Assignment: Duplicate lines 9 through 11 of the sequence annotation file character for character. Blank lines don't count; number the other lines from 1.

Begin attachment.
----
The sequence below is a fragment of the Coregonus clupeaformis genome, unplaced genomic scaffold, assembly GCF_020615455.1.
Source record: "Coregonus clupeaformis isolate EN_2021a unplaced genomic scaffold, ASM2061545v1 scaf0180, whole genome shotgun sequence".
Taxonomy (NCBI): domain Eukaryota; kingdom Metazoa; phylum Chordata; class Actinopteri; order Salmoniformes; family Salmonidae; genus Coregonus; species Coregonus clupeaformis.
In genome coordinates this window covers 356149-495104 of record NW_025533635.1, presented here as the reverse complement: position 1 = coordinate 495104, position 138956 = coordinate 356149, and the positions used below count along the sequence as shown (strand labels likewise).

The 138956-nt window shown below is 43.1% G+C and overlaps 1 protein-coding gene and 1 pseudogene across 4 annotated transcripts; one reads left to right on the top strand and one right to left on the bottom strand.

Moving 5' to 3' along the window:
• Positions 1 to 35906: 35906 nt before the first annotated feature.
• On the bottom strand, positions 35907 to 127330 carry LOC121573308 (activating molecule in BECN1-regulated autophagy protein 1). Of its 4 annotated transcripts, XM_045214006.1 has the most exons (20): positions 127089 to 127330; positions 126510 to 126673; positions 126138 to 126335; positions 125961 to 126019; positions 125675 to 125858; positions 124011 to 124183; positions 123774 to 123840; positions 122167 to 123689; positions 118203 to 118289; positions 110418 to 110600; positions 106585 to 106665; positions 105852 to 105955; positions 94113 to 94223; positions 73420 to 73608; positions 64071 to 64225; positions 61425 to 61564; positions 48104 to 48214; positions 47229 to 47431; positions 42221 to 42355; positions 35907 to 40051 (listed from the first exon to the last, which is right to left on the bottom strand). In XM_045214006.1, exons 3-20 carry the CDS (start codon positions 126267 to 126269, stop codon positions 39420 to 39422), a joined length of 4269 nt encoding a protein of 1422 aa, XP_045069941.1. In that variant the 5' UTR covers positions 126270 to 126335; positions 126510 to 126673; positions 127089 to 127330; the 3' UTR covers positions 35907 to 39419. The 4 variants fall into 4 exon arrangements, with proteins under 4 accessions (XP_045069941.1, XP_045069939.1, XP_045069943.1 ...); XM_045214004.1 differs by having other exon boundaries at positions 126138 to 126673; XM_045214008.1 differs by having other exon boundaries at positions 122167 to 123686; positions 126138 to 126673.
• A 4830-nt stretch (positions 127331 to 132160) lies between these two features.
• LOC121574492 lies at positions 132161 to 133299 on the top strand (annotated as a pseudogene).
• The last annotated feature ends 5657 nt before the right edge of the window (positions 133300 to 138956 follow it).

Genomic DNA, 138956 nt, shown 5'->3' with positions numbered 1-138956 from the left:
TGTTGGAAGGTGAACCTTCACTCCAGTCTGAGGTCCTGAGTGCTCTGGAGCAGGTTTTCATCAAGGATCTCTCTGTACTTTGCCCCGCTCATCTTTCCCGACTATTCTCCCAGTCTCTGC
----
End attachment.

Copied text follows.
• A 4830-nt stretch (positions 127331 to 132160) lies between these two features.
• LOC121574492 lies at positions 132161 to 133299 on the top strand (annotated as a pseudogene).
• The last annotated feature ends 5657 nt before the right edge of the window (positions 133300 to 138956 follow it).